continents, and fallen down there for reasons;
I think I have blown with you, O winds;
O waters, I have finger'd every shore with you.

Indeed, the whole book is leavened with vehement Comradeship. Not only in the relations of individuals to each other shall loving good-will exist and be cultivated,—not only between the different towns and cities, and all the States of this indissoluble, compacted Union,—but it shall make a tie of fraternity and fusion holding all the races and peoples and countries of the whole earth.

Then the National question. As Whitman's completed works now stand, in their two volumes, it is certain they could only have grown out of the Secession War; and they will probably go to future ages as in literature the most characteristic identification of that war,—risen from and portraying it, representing its sea of passions and progresses, partaking of all its fierce movements and perturbed emotions, and yet sinking the mere military parts of that war, great as those were, below and with matters far greater, deeper, more human, more expanding, and more enduring.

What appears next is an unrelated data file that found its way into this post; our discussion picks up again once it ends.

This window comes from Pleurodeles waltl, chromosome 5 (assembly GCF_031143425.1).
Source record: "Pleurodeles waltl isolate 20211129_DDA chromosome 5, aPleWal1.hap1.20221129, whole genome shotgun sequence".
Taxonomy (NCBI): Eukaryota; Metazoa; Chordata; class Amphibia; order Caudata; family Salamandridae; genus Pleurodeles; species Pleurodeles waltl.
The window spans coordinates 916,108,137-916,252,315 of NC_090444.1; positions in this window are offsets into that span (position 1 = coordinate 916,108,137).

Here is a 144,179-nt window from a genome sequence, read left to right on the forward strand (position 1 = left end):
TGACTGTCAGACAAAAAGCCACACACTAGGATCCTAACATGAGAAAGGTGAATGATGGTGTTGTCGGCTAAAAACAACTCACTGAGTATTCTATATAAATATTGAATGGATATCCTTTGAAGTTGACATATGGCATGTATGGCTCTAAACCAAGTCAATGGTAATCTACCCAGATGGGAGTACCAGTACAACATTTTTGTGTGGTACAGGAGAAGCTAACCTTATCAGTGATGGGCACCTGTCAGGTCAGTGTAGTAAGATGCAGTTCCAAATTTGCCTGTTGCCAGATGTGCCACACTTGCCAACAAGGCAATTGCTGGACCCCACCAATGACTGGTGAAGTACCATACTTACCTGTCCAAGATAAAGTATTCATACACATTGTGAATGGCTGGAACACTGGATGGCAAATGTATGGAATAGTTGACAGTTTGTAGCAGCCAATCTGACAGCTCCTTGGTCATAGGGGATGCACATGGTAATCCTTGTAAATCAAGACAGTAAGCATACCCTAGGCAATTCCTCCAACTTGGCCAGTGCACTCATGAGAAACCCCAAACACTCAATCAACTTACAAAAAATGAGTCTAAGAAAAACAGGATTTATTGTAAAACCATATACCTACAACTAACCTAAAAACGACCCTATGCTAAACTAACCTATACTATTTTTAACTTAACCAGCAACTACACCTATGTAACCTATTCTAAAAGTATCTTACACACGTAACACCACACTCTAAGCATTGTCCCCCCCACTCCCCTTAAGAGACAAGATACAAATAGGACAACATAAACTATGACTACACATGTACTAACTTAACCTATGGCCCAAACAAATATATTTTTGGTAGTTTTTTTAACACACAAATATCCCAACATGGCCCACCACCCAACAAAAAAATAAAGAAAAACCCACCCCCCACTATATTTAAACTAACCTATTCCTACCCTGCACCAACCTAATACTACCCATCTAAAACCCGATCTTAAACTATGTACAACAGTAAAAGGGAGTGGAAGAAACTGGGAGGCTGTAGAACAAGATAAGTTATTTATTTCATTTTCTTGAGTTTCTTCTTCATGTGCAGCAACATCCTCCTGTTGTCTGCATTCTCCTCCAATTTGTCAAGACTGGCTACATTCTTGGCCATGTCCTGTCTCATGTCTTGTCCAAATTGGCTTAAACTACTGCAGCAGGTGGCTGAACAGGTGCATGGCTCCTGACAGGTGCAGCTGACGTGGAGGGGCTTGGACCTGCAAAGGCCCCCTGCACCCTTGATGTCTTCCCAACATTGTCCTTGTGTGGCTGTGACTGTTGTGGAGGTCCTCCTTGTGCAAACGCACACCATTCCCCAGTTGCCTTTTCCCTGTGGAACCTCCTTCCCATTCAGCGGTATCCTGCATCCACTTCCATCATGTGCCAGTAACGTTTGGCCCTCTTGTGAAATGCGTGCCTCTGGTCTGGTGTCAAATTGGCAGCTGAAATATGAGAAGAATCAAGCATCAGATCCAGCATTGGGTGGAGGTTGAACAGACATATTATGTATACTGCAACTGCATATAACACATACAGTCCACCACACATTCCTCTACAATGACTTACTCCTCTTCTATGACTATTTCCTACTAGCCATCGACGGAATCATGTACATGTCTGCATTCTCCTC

I must not close this paper without some reference to Walt Whitman's prose writings, which are scarcely less important than his poems. Never has Patriotism, never has the antique Love of Country, with even doubled passion and strength, been more fully expressed than in these contributions. They comprise two thin volumes,—now included in "Two Rivulets,"—called Democratic Vistas and "Memoranda during the War;" the former exhibiting the personality of the poet in more vehement and sweeping action even than do the poems, and affording specimens of soaring vaticination and impassioned appeal impossible to match in the literature of our time. The only living author suggested is Carlyle; but so much is added, the presence is so much more vascular and human, and the whole page so saturated with faith and love and democracy, that even the great Scotchman is overborne. Whitman, too, radiates belief, while at the core of Carlyle's utterances is despair. The style here is eruptive and complex, or what Jeremy Taylor calls agglomerative, and puts the Addisonian models utterly to rout,—a style such as only the largest and most Titanic workman could effectively use. A sensitive lady of my acquaintance says reading the "Vistas" is like being exposed to a pouring hailstorm,—the words fairly bruise her mind. In its literary construction the book is indeed a shower, or a succession of showers, multitudinous, wide-stretching, down-pouring,—the wrathful bolt and the quick veins of poetic fire lighting up the page from time to time. I can easily conceive how certain minds must be swayed and bent by some of these long, involved, but firm and vehement passages. I cannot deny myself the pleasure of quoting one or two pages. The writer is referring to the great literary relics of past times:—